Hildreth Meière and the Classical Roots of Art Deco by CADS Magazine Editor and Roosevelt University Adjunct Faculty Professor Kathleen Murphy Skolnik.
The modern approach to decoration now known as Art Deco represents an amalgam of a myriad of artistic movements. Cubism, exoticism, and the Ballets Russes are the most frequently cited influences, but Art Deco also incorporated elements of Art Nouveau, Futurism, and Constructivism. In addition, many designers of the Deco era, including the American muralist Hildreth Meière, often looked to the classical past for inspiration.
Meière was one of the most talented, prolific, and versatile American muralists of the twentieth century. During her forty-year career, which extended from the early 1920s to her death in 1961, she completed approximately one hundred commissions. She designed murals for office buildings, churches, government facilities, theaters, restaurants, cocktail lounges, ocean liners, and world’s fair pavilions, and she designed for a wide variety of mediums that included paint, ceramic tile, glass and marble mosaic, terra cotta, tapestry, leather, metal, and stained glass.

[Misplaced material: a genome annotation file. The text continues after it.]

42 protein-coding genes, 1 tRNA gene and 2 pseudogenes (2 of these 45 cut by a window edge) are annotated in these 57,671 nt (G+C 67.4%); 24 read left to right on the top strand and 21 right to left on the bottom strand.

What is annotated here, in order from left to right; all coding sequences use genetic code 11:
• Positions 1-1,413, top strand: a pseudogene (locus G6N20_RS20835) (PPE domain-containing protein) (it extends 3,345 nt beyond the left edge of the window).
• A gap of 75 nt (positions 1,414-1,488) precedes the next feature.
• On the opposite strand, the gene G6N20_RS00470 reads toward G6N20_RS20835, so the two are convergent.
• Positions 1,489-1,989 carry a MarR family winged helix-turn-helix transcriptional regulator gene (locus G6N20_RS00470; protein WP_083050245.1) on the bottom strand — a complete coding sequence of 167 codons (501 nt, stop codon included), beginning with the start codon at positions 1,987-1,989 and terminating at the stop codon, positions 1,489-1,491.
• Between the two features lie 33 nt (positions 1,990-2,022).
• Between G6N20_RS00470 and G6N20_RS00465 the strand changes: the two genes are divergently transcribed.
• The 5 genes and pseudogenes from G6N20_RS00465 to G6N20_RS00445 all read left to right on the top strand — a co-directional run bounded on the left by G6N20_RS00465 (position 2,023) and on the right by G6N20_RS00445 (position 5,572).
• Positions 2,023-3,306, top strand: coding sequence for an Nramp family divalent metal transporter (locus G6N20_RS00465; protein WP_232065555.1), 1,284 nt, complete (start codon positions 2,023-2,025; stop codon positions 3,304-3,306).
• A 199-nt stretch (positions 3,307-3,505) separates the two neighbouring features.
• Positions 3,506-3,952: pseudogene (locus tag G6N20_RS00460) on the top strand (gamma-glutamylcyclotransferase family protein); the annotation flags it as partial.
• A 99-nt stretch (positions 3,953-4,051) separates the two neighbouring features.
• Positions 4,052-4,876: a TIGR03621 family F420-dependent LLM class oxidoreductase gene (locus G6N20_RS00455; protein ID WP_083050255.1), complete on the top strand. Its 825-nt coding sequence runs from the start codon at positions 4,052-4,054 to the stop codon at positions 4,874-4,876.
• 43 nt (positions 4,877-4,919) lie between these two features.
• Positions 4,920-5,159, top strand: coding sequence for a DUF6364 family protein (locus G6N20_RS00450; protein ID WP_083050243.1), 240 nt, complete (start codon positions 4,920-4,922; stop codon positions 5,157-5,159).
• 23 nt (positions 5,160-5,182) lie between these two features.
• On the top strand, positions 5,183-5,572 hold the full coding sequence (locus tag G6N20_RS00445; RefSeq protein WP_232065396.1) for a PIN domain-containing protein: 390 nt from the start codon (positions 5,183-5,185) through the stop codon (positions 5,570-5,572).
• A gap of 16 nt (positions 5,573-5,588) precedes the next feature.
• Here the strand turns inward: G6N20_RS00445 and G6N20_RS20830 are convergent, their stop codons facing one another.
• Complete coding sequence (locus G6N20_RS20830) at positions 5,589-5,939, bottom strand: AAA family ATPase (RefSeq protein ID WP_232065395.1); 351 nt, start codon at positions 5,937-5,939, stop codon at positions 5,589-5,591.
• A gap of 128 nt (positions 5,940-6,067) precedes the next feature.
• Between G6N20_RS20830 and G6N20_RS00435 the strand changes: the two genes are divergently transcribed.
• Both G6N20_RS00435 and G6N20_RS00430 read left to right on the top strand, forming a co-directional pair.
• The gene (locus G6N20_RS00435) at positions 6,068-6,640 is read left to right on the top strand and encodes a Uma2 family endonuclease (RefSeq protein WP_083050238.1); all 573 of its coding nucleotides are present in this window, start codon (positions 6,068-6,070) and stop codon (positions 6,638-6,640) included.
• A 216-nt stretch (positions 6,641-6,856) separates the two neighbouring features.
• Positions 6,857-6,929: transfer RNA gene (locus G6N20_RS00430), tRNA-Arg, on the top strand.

Despite her extensive body of work, Meière is not well known, even among art and architectural historians. But even though her name may not be familiar, many of her designs areundefinedthe medallions representing Dance, Drama, and Song for the Fiftieth Street façade of Radio City Music Hall, the color scheme of the stunning red banking room at One Wall Street in Manhattan, the interiors of the Nebraska State Capitol in Lincoln, and the whimsical bronze silhouette of Mercury and the winds for the Logan Square Post Office here in Chicago.
Kathleen Murphy Skolnik, co-author with Catherine Coleman Brawer of The Art Deco Murals of Hildreth Meière, scheduled for publication in May 2014, will acquaint you with this talented artist and her modern interpretations of classical themes.